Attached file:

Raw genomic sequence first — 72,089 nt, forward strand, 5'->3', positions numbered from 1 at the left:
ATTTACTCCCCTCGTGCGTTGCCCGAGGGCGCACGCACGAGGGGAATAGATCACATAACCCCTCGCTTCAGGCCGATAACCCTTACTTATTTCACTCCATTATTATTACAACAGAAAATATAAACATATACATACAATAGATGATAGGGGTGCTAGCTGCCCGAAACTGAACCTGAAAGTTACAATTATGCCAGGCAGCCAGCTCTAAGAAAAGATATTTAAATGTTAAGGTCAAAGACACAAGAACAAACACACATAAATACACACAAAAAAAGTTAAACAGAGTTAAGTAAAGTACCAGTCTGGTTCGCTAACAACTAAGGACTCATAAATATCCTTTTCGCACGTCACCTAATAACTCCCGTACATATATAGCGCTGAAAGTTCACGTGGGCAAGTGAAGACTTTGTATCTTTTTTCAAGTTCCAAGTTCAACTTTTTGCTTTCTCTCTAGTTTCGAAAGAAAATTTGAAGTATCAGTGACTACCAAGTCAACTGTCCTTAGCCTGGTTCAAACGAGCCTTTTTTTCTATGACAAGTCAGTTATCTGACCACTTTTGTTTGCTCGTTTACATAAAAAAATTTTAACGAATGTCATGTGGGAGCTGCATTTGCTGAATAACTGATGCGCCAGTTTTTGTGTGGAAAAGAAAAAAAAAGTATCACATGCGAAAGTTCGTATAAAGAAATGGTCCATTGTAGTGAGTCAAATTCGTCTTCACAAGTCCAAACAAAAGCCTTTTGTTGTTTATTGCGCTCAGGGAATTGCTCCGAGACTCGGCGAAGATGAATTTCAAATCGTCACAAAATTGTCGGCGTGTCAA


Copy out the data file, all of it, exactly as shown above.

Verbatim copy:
Raw genomic sequence first — 72,089 nt, forward strand, 5'->3', positions numbered from 1 at the left:
ATTTACTCCCCTCGTGCGTTGCCCGAGGGCGCACGCACGAGGGGAATAGATCACATAACCCCTCGCTTCAGGCCGATAACCCTTACTTATTTCACTCCATTATTATTACAACAGAAAATATAAACATATACATACAATAGATGATAGGGGTGCTAGCTGCCCGAAACTGAACCTGAAAGTTACAATTATGCCAGGCAGCCAGCTCTAAGAAAAGATATTTAAATGTTAAGGTCAAAGACACAAGAACAAACACACATAAATACACACAAAAAAAGTTAAACAGAGTTAAGTAAAGTACCAGTCTGGTTCGCTAACAACTAAGGACTCATAAATATCCTTTTCGCACGTCACCTAATAACTCCCGTACATATATAGCGCTGAAAGTTCACGTGGGCAAGTGAAGACTTTGTATCTTTTTTCAAGTTCCAAGTTCAACTTTTTGCTTTCTCTCTAGTTTCGAAAGAAAATTTGAAGTATCAGTGACTACCAAGTCAACTGTCCTTAGCCTGGTTCAAACGAGCCTTTTTTTCTATGACAAGTCAGTTATCTGACCACTTTTGTTTGCTCGTTTACATAAAAAAATTTTAACGAATGTCATGTGGGAGCTGCATTTGCTGAATAACTGATGCGCCAGTTTTTGTGTGGAAAAGAAAAAAAAAGTATCACATGCGAAAGTTCGTATAAAGAAATGGTCCATTGTAGTGAGTCAAATTCGTCTTCACAAGTCCAAACAAAAGCCTTTTGTTGTTTATTGCGCTCAGGGAATTGCTCCGAGACTCGGCGAAGATGAATTTCAAATCGTCACAAAATTGTCGGCGTGTCAA